I was just practicing. This was an unintentional find. I have seen parasites attached to the is fish before. Truthfully, I did not see the parasite back then. It was pointed out to me. This time I was just taking a picture of this tiny tiny fish. Really! And there were not one but two parasites attached. Ok, that’s special in my book. One was bad, but two, it seems that this is very bad luck for this poor fish. And once again, this was a discovery I made while editing. Yes, serendipity.
Ok. Be impressed. Even a blind squirrel gets a nut (sometimes). Yes! My dive buddy saw the eggs. She did not have a lens to photograph them. The other two of us did. We shot. I was singularly unimpressed. The eggs had been laid on a white PVC pipe. The guardian parents was buzzing us. The current was moving me about and the visibility was near zero. It was murky! I closed my eyes, adjusted my settings, and pointed and shot. I could not get a high high mage shot. But the image magnified shows eggs and eyes. At least that is my story. And, I’m sticking with it. This made my day.
Look how menacing he appears. I’ve lots of shots of this guy (or his brothers). But this one was horror movie scary. The teeth! My! “The better to eat you with grandma.” I’d would have to say that you see this guy and you move in for a shot. He’s fair game because he will sit still long enough for me to set up. Move in a little closer. It’s not a snapshot. Ah! Perfect! Thanks for posing. Yes, he looks like a prehistoric monster of the deep. In real life he is shy and swims away from me if I am too close.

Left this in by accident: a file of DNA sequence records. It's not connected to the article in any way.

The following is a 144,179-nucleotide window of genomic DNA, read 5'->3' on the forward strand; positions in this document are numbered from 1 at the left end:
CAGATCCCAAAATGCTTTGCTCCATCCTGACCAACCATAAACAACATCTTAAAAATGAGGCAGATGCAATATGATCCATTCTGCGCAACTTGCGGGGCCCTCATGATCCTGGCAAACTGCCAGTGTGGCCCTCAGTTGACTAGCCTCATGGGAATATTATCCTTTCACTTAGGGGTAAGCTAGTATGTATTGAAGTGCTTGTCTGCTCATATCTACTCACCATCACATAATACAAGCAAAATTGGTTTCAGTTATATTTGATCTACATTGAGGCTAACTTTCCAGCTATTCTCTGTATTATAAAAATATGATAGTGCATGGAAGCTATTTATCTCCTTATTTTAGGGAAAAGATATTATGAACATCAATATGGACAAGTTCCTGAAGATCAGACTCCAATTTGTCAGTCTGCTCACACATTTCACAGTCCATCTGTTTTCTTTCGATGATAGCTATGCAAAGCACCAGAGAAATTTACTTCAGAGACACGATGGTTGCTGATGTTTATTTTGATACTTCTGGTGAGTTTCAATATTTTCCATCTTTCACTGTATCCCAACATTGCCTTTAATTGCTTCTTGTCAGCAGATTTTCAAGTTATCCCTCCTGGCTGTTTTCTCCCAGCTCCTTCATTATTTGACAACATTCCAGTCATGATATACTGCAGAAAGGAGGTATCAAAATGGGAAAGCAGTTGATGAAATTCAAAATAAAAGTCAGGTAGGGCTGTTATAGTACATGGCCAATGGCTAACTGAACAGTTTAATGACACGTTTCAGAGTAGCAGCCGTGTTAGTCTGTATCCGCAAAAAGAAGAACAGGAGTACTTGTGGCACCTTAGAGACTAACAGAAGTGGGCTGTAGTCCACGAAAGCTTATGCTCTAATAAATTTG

I was attacked. I’ve shown you an encounter in a previous post. I was roughly in the same area photographing a couple subjects. This guy (I’m not sure he’s the same as the other) started attacking my close up lens. Ok! Get a picture. I did. Then he came back again and again. He attacked my goggles.
Finally, he took a nip of me. (yes, look close, he left a red mark). Ouch! I did not notice any source for the attack. There were no eggs or juvenile fish around. I was surprised and promptly beat off his attack with my dive stick. Yes a sword fight under the sea. Jules wrote to tell me that they are territorial. All this time, I have seen this species often and no one ever attacked me. Yes, I was sure surprised!
This is a juvenile. Little fish got to start somewhere. Tiny! He was lethargic. So I got shots! It wasn’t easy. But, you knew that?! Tiny, I could hardly follow him in my close up lens. I’m still a work in progress. I’m getting better but there was a lot of pressure. I was diving with two excellent photographers. Neither had their cameras. So they were finding subjects and graciously pointing them out to me. Get the shot! Don’t disappoint. I did not find this fish nor see it until it was pointed out. So, it was a challenge to get an image that would please the experts. I usually come away with something. Pressure, you rise to the occasion or…not. I’m a lucky guy…mostly.